I don’t have a big issue with marquee signings because for Irish provinces to reach that level we probably do need some top class experience.

There are a lot of players that have lined out with other provinces. When you look through the current crop of players in each province as it stands even Leinster have borrowed from Connacht and Munster, although it’s to a much smaller degree.

The other three provinces have benefited from the Leinster's conveyor belt of talent, whether that’s down to population or underage coaching and structures. The likes of Andrew Conway, John Cooney and Joey Carbery are all enjoying key roles in their adopted provinces.

My argument is that none of these players played a starting role in their province. They never really owned the jersey for a substantial period beyond doubt. There are many more behind them as well.

The one that bucks the trend is Jack McGrath’s move to Ulster which was announced last week. The prop is different from the aforementioned trio with 54 Irish caps and three Lions test caps under his belt.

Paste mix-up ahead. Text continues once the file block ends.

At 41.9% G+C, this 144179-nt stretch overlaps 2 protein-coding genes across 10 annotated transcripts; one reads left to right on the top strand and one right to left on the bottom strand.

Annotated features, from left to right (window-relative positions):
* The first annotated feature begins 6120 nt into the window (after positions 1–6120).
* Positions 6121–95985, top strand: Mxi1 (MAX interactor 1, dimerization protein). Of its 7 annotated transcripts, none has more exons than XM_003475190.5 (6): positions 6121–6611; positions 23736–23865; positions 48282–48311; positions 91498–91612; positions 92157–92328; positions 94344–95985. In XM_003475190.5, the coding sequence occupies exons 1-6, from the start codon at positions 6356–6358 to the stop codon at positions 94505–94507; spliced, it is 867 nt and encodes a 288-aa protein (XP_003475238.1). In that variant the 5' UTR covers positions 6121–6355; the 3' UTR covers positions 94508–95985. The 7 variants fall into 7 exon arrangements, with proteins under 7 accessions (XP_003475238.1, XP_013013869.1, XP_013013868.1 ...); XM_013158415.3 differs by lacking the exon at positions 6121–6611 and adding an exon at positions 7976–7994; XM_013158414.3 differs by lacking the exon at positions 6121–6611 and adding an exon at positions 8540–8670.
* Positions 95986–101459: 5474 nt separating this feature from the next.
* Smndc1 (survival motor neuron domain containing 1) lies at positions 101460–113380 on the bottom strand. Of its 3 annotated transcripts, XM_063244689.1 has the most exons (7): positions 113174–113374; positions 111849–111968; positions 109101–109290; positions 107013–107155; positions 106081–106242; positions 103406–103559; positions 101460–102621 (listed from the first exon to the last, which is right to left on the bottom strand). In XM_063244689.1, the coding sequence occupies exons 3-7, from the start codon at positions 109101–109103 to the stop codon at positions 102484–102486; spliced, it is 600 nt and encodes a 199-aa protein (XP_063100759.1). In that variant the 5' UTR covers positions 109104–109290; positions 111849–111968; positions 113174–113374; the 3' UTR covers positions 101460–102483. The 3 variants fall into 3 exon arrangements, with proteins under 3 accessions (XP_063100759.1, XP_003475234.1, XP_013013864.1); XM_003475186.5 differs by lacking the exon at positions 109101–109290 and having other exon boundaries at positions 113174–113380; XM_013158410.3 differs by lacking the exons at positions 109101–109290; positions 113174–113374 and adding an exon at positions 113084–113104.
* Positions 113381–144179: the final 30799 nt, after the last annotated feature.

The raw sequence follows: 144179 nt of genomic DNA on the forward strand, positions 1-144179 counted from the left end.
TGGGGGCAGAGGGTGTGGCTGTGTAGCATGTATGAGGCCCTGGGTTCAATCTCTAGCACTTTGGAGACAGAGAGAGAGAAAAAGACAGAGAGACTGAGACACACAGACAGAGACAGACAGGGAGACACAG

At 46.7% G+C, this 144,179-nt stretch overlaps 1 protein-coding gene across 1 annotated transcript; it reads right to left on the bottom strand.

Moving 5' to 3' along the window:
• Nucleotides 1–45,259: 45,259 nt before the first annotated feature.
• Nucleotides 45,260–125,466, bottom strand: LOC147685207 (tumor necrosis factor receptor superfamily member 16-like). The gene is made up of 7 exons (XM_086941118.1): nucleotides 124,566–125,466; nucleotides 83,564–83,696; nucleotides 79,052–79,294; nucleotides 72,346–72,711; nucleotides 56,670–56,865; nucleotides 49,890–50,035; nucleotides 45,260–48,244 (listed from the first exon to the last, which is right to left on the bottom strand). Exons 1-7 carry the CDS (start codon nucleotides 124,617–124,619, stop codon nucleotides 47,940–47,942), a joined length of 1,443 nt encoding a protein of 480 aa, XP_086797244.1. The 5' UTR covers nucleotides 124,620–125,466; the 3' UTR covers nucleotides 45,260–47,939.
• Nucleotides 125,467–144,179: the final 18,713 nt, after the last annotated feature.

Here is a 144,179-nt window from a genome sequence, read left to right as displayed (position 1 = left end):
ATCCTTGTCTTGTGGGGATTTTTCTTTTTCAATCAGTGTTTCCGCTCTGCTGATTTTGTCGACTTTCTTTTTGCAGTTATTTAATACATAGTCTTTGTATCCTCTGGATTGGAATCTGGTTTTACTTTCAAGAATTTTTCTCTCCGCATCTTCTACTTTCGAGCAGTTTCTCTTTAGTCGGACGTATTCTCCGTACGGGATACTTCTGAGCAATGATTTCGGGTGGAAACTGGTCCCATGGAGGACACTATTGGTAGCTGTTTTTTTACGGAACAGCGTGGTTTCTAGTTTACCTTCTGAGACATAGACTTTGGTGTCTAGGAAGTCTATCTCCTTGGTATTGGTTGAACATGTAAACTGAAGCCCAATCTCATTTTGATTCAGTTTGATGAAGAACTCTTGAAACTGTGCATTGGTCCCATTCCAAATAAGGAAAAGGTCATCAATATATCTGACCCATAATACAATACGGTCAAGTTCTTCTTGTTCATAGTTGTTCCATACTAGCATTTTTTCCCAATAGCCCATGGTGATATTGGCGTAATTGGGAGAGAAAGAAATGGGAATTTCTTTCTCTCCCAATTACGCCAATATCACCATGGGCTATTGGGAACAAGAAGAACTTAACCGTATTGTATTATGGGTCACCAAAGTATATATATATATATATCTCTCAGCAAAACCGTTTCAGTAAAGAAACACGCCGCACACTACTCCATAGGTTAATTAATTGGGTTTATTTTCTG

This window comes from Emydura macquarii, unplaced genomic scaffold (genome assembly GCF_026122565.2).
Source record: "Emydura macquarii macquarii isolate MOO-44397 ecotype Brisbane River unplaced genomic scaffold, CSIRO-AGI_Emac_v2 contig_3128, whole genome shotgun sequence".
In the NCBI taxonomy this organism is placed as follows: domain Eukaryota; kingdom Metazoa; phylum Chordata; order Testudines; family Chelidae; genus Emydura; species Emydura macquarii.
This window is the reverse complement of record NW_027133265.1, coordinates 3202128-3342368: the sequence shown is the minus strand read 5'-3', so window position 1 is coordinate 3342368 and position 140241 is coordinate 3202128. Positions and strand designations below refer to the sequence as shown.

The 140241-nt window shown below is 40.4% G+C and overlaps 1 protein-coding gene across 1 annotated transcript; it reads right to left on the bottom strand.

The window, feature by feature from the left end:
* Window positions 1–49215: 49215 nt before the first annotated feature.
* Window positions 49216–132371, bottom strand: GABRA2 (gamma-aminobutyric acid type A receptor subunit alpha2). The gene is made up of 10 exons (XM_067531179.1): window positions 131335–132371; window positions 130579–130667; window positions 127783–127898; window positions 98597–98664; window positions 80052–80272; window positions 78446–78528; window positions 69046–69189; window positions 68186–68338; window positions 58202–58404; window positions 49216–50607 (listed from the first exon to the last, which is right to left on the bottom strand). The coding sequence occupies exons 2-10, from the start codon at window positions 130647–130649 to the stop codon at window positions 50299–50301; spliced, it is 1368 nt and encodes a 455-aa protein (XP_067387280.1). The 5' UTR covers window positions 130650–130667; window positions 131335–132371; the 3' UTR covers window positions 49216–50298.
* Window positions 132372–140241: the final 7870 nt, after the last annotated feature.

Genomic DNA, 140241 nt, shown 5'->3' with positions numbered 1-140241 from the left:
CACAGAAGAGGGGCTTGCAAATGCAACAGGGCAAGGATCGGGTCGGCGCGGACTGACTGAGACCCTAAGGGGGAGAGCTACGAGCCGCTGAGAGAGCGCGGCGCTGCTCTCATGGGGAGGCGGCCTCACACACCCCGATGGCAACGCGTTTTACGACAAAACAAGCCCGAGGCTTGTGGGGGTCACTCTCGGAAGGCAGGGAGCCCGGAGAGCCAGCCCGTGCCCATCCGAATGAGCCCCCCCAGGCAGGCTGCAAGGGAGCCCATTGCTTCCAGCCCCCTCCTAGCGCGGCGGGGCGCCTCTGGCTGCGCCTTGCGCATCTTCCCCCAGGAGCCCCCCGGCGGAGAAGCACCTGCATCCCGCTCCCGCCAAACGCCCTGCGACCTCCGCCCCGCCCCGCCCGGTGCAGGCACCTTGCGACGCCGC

Is he the most decorated player to move to another Irish province?

McGrath has been out of favour with Leinster and probably hasn’t hit the same heights since his Lions tour, but he’s been at the top of the game. He’s up against Cian Healy who has returned to some of his best form in a while, but in my opinion this competition makes you better. 

You can’t argue with how important Healy has become again for his country and province, but he’s not bulletproof either.

In two of his most important games recently against Wales and Ulster, Healy gave away a string of penalties. That’s surely an opportunity for the second choice loosehead to start asking questions by providing some consistency and turning the coaches head.

"It feels like Jack McGrath is side stepping the competition in one sense"

The quickest way to an Irish resurgence for McGrath could be by focusing on himself and trying to take the jersey back from Healy. It feels like he’s side stepping the competition in one sense.

You don’t need to remind me how short a professional career can be. Perhaps it’s the nature of the modern game. Many players have moved abroad in the hope of a better financial situation, possibly combined with selection frustrations.